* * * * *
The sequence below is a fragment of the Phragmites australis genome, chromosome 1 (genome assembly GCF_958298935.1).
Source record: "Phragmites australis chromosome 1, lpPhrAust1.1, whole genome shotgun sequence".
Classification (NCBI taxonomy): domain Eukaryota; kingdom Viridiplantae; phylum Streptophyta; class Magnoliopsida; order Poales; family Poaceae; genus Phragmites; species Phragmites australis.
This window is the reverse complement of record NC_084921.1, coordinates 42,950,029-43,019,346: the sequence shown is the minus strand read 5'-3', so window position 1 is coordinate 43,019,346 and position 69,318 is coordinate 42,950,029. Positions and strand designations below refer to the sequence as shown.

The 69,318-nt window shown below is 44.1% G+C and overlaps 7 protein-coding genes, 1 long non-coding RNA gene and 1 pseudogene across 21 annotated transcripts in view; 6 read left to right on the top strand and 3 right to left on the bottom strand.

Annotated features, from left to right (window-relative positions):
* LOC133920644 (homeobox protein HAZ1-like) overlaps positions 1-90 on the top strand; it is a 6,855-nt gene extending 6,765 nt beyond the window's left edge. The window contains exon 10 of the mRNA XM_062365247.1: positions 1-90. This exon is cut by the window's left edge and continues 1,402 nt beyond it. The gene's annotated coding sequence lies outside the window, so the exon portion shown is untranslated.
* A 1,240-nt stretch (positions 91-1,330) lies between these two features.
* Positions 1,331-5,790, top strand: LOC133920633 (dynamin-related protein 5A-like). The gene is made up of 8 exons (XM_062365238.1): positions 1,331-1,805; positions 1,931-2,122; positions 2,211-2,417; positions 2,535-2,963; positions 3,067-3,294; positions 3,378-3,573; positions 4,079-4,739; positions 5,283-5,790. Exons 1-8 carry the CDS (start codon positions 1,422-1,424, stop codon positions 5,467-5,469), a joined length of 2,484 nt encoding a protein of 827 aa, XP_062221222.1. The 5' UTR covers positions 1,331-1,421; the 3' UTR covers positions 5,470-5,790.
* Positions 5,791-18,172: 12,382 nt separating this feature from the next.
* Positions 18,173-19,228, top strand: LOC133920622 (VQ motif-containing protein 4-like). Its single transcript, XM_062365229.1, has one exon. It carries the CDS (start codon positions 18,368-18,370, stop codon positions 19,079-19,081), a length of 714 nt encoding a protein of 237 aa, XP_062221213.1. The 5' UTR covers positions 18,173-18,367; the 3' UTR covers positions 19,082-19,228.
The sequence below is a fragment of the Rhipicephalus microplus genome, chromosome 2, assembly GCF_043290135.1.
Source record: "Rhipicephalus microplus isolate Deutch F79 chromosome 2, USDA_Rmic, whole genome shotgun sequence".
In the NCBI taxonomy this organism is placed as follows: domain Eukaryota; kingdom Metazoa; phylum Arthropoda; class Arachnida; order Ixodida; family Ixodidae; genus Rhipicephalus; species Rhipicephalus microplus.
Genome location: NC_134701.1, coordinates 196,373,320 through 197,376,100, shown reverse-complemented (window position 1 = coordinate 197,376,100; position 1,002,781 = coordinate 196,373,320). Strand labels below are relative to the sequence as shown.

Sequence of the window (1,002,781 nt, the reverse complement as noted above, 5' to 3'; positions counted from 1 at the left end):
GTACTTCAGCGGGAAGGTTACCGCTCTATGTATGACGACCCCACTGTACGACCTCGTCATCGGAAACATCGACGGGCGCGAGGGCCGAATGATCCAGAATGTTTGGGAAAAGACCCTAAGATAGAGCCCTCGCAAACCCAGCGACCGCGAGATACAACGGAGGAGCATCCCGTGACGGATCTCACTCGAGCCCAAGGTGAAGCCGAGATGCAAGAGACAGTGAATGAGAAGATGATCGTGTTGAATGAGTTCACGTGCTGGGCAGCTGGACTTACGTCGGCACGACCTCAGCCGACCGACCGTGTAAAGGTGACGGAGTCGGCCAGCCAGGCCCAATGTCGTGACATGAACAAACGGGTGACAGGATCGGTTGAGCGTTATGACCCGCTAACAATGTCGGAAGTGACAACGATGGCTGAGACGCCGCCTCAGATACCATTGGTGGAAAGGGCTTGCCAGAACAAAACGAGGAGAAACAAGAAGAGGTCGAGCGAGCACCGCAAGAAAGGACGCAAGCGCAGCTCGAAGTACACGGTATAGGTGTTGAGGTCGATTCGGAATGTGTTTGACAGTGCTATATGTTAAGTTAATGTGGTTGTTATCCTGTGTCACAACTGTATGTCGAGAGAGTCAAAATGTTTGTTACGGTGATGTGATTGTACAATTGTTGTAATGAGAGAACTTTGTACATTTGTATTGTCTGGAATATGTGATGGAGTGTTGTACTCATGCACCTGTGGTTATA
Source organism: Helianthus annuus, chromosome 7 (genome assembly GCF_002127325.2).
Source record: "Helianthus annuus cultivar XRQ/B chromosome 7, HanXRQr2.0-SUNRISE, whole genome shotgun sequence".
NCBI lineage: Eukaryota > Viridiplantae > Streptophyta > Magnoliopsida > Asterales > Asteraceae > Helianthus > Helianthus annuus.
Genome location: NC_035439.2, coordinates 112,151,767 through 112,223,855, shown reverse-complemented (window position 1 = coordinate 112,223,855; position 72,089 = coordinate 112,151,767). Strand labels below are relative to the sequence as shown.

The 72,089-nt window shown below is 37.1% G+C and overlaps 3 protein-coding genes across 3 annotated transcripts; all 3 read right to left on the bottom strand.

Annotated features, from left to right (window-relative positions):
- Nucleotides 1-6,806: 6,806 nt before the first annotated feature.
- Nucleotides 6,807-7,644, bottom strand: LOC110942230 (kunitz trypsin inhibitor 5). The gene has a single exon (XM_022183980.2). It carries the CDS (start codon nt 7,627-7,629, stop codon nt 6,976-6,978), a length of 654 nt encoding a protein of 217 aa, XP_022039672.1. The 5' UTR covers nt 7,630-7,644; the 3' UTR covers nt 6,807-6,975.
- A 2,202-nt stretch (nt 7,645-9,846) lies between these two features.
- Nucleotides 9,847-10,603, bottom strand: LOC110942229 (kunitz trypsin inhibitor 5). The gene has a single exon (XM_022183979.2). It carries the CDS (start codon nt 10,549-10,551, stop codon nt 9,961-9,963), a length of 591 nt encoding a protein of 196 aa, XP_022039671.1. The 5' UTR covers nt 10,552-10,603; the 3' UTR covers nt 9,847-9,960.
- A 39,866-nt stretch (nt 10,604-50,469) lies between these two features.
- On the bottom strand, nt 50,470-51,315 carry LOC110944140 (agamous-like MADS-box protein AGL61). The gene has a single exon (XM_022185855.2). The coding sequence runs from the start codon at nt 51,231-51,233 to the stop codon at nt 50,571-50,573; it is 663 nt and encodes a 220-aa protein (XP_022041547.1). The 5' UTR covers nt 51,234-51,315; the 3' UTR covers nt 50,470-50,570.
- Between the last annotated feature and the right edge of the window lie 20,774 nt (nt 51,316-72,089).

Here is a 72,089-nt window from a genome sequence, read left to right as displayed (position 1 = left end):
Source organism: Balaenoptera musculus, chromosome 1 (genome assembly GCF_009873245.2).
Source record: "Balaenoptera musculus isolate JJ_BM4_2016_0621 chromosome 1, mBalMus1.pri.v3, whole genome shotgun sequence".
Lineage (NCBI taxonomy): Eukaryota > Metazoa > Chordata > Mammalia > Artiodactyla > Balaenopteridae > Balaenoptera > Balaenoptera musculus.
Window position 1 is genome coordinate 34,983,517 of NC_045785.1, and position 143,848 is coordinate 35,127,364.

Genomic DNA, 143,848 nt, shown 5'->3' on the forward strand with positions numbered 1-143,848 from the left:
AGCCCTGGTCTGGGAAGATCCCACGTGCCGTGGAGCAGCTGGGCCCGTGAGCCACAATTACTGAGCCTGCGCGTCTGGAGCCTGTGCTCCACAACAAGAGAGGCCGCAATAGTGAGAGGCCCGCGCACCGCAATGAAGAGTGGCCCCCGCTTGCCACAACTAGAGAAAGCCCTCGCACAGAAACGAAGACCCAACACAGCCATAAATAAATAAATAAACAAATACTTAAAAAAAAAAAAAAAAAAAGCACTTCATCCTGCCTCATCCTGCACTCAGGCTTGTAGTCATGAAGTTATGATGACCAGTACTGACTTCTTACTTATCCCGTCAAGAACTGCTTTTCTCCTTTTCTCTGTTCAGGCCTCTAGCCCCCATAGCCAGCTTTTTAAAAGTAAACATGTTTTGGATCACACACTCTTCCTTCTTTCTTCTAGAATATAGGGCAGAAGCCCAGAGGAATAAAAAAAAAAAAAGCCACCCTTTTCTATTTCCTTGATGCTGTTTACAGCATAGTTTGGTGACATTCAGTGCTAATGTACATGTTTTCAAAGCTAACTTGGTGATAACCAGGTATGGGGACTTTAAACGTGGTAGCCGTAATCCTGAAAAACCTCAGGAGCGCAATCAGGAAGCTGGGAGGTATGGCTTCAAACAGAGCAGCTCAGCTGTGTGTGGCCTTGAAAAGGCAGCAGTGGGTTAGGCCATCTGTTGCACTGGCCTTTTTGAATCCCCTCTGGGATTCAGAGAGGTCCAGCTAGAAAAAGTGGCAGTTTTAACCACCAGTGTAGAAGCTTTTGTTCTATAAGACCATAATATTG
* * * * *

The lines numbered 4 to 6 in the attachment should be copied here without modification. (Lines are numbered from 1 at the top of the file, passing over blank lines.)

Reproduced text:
This window is the reverse complement of record NC_084921.1, coordinates 42,950,029-43,019,346: the sequence shown is the minus strand read 5'-3', so window position 1 is coordinate 43,019,346 and position 69,318 is coordinate 42,950,029. Positions and strand designations below refer to the sequence as shown.

The 69,318-nt window shown below is 44.1% G+C and overlaps 7 protein-coding genes, 1 long non-coding RNA gene and 1 pseudogene across 21 annotated transcripts in view; 6 read left to right on the top strand and 3 right to left on the bottom strand.

Annotated features, from left to right (window-relative positions):